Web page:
jjdbike

Smoked turkey: results, recipes, advice?

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Just like the title says, looking for info on smoking turkey. I'm open to deboning, stuffing and rolling.

While I haven't had either, I have heard that smoking is even better than frying. Dunno. Just want to try something different but not too untraditional from a Thanksgiving prespective.

What have you done? How did it turn out? Any advice, suggestions?

Thanks in advance!

JD

 

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I brine mine for a couple days in a simple brine. I don't stuff them, something about smoked stuffing doesn't work for me. I smoke a little lower, 275ish until done, do not over cook. 

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gravy brownings from a smoked turkey cooked on grill, MUCH too salty after prep. Won't do it again. If you enjoy the taste of smoked turkey, be advised, after making oven roasted T/giving turkey gravy for years, just buy a package of turkey gravy to prepare or prepare in advance using turkey parts, etc. if you are dealing with a smoked turkey . I even hated the taste of the leftover smoked turkey when I made turkey croquettes. Threw them out after lots of prep. 

  Traditional oven roasted turkey for us from now on. 

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No need to go to the trouble of deboning and rolling.   Spatchcock of even just do whole   Brining is good but not essential with a lot of the turkeys being essentially brined when you buy them-  this is the "contains up to 10 solution.." on a lot of birds.   My brother-in-law use the Pioneer Woman  bring and make a killer bird.  Apple and cherry are always good wood for poultry in my opinion. Roasted birds are great to-   our family ends up doing both for Thanksgiving.

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On 10/23/2020 at 9:25 AM, JimW said:

Salt a couple days in advance, overnight uncovered.  Smoke at 325, light on the smoke.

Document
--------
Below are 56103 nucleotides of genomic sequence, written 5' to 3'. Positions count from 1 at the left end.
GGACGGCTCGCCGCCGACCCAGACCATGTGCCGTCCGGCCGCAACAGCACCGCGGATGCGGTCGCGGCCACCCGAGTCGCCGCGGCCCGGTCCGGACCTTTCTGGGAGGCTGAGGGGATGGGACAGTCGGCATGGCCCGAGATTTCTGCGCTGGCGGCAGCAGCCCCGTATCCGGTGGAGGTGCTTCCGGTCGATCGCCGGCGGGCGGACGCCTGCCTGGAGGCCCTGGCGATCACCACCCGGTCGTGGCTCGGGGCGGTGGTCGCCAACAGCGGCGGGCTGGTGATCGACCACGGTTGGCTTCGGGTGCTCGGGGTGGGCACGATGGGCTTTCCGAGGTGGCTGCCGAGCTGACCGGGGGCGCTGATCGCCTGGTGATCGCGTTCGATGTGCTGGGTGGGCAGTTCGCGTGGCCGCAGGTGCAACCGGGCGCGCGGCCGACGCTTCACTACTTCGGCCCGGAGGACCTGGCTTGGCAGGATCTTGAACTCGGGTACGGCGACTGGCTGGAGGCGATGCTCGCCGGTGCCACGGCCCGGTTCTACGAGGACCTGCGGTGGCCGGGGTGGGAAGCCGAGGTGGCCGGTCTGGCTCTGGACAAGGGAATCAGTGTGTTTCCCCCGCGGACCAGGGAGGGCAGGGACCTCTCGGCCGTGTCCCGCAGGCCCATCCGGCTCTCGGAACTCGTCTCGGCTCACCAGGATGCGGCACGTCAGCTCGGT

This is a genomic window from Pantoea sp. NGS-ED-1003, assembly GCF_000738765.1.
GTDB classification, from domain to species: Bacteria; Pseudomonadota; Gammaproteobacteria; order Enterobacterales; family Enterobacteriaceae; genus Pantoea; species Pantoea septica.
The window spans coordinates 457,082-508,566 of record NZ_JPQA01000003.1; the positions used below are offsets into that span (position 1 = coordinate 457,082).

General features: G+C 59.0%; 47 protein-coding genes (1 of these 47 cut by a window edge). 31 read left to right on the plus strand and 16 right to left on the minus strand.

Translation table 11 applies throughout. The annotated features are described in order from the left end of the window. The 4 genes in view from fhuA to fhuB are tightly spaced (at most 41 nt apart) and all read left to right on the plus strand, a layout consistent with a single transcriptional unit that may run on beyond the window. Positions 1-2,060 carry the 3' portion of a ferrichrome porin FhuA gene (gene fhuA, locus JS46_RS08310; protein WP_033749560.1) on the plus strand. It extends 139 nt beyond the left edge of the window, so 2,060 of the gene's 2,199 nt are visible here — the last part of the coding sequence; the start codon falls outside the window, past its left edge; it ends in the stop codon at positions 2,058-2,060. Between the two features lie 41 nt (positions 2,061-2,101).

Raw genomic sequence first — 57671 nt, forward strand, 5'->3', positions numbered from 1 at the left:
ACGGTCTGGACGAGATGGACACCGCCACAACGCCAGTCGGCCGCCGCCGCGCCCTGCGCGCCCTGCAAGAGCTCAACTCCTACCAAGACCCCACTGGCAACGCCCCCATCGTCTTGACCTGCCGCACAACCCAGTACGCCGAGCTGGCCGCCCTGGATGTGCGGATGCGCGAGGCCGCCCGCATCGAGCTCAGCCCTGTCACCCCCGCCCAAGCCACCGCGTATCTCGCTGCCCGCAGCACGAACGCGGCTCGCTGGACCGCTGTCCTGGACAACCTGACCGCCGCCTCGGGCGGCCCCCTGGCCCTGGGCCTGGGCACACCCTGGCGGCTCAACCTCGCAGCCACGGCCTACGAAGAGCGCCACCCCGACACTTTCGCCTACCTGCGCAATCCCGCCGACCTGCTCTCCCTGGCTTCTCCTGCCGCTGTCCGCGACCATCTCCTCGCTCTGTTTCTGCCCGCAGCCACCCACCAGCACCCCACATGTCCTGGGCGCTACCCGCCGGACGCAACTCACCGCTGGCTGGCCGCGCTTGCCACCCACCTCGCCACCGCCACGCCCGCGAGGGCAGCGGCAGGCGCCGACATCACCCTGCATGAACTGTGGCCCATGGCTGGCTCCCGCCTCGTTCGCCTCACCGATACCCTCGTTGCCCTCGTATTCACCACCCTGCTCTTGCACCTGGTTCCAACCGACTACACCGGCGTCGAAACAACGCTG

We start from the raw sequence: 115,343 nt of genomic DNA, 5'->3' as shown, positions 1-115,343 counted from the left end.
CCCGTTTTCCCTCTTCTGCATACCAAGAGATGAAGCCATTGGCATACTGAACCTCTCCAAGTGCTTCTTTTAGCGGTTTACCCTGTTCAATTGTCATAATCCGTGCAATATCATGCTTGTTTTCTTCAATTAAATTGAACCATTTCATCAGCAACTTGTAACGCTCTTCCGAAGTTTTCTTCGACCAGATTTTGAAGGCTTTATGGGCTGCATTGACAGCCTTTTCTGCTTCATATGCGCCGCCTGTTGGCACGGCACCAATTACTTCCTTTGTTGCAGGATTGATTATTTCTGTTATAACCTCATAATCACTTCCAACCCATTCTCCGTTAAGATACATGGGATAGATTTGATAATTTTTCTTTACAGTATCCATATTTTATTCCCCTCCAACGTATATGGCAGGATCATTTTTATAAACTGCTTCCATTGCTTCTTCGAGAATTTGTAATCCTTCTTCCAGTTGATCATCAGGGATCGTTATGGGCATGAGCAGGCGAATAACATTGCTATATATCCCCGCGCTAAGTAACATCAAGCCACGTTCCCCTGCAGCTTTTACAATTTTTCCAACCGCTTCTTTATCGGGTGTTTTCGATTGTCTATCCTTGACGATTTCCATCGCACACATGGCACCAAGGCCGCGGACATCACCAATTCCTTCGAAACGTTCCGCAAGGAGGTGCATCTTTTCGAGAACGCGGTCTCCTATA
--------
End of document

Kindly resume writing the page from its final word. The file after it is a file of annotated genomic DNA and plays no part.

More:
Do you use a fresh turkey? I read that frozen turkeys are already brined and brining them makes them too salty.

On 10/23/2020 at 1:17 PM, Gilbey said:

I brine mine for a couple days in a simple brine. I don't stuff them, something about smoked stuffing doesn't work for me. I smoke a little lower, 275ish until done, do not over cook. 

Thanks. I may debone and roll. If I do that correctlly, the stuffing won't be exposed to the smoke.

10 hours ago, flysully said:

gravy brownings from a smoked turkey cooked on grill, MUCH too salty after prep. Won't do it again. If you enjoy the taste of smoked turkey, be advised, after making oven roasted T/giving turkey gravy for years, just buy a package of turkey gravy to prepare or prepare in advance using turkey parts, etc. if you are dealing with a smoked turkey . I even hated the taste of the leftover smoked turkey when I made turkey croquettes. Threw them out after lots of prep. 

  Traditional oven roasted turkey for us from now on. 

So you're saying you don't like anything about smoked turkey?

10 hours ago, Big Biscuit said:







Some crispy skin on that turkey.



tday20173.jpg.c276ee35b33f3ef651277fd24258f74b.jpg

Looks amazing. Spatchcocked & smoked?

7 hours ago, rathrbefishn said: